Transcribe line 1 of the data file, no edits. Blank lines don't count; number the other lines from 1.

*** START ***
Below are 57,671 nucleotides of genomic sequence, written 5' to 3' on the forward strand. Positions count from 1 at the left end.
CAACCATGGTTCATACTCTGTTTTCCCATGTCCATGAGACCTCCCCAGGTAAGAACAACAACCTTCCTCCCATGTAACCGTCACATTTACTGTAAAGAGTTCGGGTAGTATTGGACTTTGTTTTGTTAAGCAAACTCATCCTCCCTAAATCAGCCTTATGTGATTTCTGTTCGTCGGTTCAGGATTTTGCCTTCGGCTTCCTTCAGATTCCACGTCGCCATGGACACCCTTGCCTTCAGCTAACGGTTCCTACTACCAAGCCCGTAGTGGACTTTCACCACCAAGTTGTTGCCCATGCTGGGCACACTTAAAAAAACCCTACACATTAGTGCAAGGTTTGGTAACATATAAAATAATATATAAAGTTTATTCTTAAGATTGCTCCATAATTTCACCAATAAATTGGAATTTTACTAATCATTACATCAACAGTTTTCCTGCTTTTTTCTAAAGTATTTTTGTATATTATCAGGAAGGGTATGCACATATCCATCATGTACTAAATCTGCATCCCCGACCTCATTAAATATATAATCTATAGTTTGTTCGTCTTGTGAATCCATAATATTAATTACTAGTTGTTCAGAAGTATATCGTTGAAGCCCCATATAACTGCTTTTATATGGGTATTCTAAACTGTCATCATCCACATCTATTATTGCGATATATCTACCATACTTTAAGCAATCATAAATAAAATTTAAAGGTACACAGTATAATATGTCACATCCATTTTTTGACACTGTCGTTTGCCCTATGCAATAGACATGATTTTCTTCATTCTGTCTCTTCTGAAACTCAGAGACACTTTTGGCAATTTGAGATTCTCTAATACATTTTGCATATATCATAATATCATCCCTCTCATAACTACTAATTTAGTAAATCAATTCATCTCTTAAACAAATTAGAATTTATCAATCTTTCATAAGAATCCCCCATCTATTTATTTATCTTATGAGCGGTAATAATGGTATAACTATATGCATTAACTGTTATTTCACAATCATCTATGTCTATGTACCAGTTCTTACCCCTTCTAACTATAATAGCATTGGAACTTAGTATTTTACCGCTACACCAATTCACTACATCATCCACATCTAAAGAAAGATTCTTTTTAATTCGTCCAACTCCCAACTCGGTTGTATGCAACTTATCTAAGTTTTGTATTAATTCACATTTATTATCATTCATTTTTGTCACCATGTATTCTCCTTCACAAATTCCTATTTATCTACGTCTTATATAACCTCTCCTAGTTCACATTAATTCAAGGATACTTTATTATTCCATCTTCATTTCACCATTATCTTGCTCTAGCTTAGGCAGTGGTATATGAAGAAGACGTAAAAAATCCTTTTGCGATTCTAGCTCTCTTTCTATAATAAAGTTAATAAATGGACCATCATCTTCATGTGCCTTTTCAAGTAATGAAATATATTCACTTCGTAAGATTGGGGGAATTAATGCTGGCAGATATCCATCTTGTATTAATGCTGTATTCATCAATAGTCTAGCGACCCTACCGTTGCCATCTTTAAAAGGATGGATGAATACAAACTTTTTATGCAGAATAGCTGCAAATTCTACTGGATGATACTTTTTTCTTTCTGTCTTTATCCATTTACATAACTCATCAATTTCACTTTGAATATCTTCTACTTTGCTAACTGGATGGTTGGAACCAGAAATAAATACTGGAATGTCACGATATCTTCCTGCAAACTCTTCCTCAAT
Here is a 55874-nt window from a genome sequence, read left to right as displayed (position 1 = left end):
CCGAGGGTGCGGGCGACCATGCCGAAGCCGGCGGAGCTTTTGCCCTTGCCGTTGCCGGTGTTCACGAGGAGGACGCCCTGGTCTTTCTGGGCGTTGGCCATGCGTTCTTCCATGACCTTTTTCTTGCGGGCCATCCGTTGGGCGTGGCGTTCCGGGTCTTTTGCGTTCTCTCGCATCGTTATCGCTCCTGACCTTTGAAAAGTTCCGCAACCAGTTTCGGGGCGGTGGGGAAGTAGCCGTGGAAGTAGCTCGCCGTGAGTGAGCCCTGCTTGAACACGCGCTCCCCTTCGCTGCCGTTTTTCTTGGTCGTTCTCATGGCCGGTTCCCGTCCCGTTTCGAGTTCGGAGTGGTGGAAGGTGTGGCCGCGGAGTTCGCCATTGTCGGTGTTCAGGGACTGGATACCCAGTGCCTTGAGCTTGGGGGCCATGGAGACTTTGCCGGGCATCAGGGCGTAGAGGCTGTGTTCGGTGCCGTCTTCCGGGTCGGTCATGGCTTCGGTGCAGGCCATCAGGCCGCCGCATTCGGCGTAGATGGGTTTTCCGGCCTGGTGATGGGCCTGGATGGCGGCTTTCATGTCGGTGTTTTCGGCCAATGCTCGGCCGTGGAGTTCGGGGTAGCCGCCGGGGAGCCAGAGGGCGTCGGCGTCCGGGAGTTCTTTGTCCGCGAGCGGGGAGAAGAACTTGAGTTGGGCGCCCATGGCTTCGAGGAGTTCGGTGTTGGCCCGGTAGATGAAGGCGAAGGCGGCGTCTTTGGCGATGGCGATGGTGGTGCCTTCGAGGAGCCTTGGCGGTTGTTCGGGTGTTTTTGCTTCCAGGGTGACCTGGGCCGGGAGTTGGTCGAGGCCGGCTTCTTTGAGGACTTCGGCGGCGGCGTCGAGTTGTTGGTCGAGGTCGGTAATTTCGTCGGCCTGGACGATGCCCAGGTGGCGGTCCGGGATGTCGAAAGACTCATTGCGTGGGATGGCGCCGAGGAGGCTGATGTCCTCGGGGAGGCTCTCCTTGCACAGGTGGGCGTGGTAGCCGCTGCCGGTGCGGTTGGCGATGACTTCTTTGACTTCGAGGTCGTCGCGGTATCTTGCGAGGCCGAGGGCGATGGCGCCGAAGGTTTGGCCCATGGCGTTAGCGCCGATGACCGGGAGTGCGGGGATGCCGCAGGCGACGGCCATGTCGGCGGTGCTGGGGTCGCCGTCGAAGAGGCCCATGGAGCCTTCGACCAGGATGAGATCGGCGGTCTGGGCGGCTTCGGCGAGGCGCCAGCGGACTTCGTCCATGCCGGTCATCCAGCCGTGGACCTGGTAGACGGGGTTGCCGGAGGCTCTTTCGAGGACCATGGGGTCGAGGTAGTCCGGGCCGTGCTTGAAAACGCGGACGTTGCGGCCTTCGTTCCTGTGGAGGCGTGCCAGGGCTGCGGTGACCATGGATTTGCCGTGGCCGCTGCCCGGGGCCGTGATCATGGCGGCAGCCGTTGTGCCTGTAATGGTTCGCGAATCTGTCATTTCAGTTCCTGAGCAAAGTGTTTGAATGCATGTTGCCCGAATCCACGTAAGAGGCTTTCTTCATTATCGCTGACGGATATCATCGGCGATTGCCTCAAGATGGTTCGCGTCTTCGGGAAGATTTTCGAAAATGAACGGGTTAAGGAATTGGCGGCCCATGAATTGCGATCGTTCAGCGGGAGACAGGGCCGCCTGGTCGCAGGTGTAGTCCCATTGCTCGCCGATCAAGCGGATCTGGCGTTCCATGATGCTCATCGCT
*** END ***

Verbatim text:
Below are 57,671 nucleotides of genomic sequence, written 5' to 3' on the forward strand. Positions count from 1 at the left end.